02988: Plasminogen-activator Inhibitor-1 (PAI-1) and Impaired Fibrinolysis in Immune-Mediated Hemolytic Anemia

Grant Status: Open

Grant Amount: $119,701
Tracy Stokol, BVSc, PhD and Steven Friedenberg, DVM, PhD; Cornell University and University of Minnesota
January 1, 2022 - June 30, 2025

Sponsor(s): American Spaniel Club Foundation, Suzanne Stone & Paul Miles, Tibetan Terrier Club of America

Breed(s): -All Dogs
Research Program Area: Blood Disorders
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Immune-mediated hemolytic anemia (IMHA) is a common, and often life-threatening, blood disorder in dogs where the dog’s immune system attacks its own red blood cells, leading to a severe anemia that is treated with immunosuppressive drugs. However, affected dogs suffer from more than just anemia. They also have over-active clotting systems that lead to abnormal blood clot formation. These blood clots can be fatal if they block off the blood supply and delivery of nutrients and oxygen to vital tissues, causing serious organ damage and failure. Veterinarians now treat dogs with blood thinners to try and prevent these clots from forming, but dogs with IMHA continue to suffer from lethal blood clots, indicating that a more effective therapy is needed.

When clots form in the body, they are gradually broken down by enzymes – this normal process is called fibrinolysis. If clots are not broken down properly, they will persist in the blood vessels, causing tissue damage. Researchers suspect that clot breakdown is defective in dogs with IMHA, leading to persistence of blood clots. They believe the decreased fibrinolysis is caused by too much of a blood protein, called PAI-1. PAI-1 protein is the main inhibitor of clot breakdown and if it is too high, clots remain in blood vessels and prevent normal blood flow. Preliminary studies have also shown decreased clot breakdown in blood samples from dogs with IMHA.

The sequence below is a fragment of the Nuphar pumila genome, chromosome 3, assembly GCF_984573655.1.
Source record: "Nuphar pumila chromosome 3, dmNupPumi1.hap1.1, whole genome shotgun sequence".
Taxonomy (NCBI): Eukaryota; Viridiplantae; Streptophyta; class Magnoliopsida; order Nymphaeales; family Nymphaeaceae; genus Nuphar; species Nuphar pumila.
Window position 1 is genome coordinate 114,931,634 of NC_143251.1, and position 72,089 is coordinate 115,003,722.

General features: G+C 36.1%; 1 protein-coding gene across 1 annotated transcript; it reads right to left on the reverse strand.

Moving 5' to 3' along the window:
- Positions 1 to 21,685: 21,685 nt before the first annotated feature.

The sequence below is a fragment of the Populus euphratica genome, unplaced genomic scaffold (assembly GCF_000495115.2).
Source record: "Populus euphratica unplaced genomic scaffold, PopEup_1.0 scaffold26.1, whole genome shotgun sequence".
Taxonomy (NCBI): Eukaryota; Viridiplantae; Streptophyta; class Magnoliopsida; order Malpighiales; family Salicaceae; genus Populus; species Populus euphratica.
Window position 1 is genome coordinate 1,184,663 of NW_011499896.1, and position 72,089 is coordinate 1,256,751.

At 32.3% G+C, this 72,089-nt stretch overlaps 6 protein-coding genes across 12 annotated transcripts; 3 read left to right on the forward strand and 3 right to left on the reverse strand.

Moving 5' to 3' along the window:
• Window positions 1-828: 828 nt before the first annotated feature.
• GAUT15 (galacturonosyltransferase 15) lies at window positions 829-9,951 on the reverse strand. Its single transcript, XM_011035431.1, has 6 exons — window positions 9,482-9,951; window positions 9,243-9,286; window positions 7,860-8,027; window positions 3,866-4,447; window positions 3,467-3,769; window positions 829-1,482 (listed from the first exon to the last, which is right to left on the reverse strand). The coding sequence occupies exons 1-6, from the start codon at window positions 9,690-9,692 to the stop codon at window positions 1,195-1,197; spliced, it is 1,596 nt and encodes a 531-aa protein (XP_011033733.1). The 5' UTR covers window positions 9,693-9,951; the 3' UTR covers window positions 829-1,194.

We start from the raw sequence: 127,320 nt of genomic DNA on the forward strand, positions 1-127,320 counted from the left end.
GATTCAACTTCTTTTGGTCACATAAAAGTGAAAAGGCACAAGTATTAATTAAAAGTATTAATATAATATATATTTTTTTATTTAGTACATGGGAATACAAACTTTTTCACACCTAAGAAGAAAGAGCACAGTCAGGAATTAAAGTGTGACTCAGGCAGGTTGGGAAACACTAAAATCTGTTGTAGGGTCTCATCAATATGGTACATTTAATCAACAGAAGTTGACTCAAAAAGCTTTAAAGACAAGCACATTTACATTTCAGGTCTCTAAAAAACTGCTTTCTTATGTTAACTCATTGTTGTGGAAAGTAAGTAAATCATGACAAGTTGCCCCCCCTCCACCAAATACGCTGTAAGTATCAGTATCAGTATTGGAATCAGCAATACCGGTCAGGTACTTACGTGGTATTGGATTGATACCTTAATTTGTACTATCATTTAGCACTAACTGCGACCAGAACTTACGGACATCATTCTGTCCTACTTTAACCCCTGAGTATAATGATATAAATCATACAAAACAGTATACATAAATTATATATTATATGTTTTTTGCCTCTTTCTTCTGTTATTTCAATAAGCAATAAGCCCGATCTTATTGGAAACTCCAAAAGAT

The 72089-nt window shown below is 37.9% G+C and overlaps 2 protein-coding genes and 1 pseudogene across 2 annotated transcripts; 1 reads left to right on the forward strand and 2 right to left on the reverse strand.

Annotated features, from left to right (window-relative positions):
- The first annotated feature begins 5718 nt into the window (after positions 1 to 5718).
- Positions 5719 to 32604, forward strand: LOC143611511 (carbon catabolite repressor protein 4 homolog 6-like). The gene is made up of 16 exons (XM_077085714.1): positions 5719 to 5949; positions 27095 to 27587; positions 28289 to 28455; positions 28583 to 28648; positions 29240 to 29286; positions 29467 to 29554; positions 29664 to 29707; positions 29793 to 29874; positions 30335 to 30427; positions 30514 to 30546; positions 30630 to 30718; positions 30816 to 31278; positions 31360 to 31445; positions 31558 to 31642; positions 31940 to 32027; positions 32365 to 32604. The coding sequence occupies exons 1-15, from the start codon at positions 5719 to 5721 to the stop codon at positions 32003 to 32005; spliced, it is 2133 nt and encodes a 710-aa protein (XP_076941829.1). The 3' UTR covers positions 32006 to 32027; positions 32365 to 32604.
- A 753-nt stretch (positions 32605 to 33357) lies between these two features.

In this study, investigators will determine whether dogs with IMHA have high levels of active PAI-1 protein as a major cause of reduced clot breakdown. They will collect blood samples from 40 dogs with IMHA and 40 healthy control dogs and measure PAI-1 protein activity levels and mRNA levels, and perform laboratory tests of clot breakdown. They will also test whether a drug that blocks PAI-1 activity can improve fibrinolysis in these test samples since blood-thinning drugs currently given to dogs with IMHA to prevent clot formation do not affect clot breakdown at all. If investigators find that high PAI-1 levels result in reduced clot breakdown in dogs with IMHA, then PAI-1 inhibitor drugs will open up new possibilities for more effective treatment and improve current IMHA treatment so that abnormal blood clot formation no longer limits dogs’ survival.

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